It has been clearly shown that stronger individuals manage to reach greater post-activation responses and express it earlier than weaker counterparts [12]. However, to evoke the PAPE phenomenon, there needs to be a maintained balance between fatigue and potentiation, where the fatigue-potentiation response depends highly on activation exercise selection, load, and volume [10, 13]. In resistance training methods, it has been shown that antagonist training can reduce exercise fatigue, which increases exercise volume and intensity with concurrent shortening of rest intervals between two exercises [14, 15]. Intermuscular agonist and antagonist coordination are elementary adaptations to resistance training that increase strength and torque [16]. This is achieved by the neural strategy of enhanced reciprocal inhibition of antagonist musculature [17], where varied resistance and concentric antagonist speed of contractions affect subsequent concentric agonist effort. For instance, if contraction of the flexor muscle stimulates Golgi tendon organs that depolarize the Ib axon and fire nerve impulses that are disseminated to the spinal cord. This subsequently leads to a reduction of the flexor muscle tension associated with the extensor muscle spindles depolarization, thus leading to a more efficient contraction of the extensor [18]. This neural reciprocal effect may be the reason, why antagonist training can cumulate exercise volume or intensity and might be a potential aggregator of successful PAPE.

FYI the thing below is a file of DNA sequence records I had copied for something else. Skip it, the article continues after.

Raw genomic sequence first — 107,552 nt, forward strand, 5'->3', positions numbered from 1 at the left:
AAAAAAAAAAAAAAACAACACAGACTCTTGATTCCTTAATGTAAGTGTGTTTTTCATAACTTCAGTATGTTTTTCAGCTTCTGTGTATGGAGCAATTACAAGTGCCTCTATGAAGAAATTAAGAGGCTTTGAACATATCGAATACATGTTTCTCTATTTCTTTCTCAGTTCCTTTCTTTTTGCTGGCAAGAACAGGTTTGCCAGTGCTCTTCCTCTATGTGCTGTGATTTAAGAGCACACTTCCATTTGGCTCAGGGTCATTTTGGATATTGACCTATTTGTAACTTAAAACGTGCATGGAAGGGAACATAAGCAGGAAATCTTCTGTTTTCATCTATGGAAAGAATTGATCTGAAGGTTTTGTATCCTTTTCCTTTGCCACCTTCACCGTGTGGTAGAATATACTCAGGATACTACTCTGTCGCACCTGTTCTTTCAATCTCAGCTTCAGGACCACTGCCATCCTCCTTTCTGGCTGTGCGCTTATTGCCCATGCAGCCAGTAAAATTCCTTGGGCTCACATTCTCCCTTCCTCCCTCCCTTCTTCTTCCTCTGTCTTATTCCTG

Most PAPE research focuses on agonist CA activity with similar biomechanical movement patterns [19, 20], which must balance between performance enhancement and possible fatigue [20]. Fatigue is the most evident effect of the contraction history, manifested by the incapability of the muscle to develop the desired level of force [21], and the fatigue can interchange the PAPE after CA. Therefore, measured response of muscular work after CA requires a net balance between processes that result in fatigue and potentiation [9], representing positive or negative performance responses to CA. In this fatigue-PAPE counterbalance, the antagonist CA might play a positive role, since the antagonist muscle might avoid metabolic fatigue of agonist groups and provide reciprocal inhibition activation. This has been reflected in setting up the PAPE rest interval, where short (5 min) [22], moderate (8–12 min) [23], and extensive (18.5 min) [24] recovery durations may elicit PAP. Although there is a finding that most athletes potentiate 6 min after CA, the optimal rest interval should be found by trial and failure approach [1].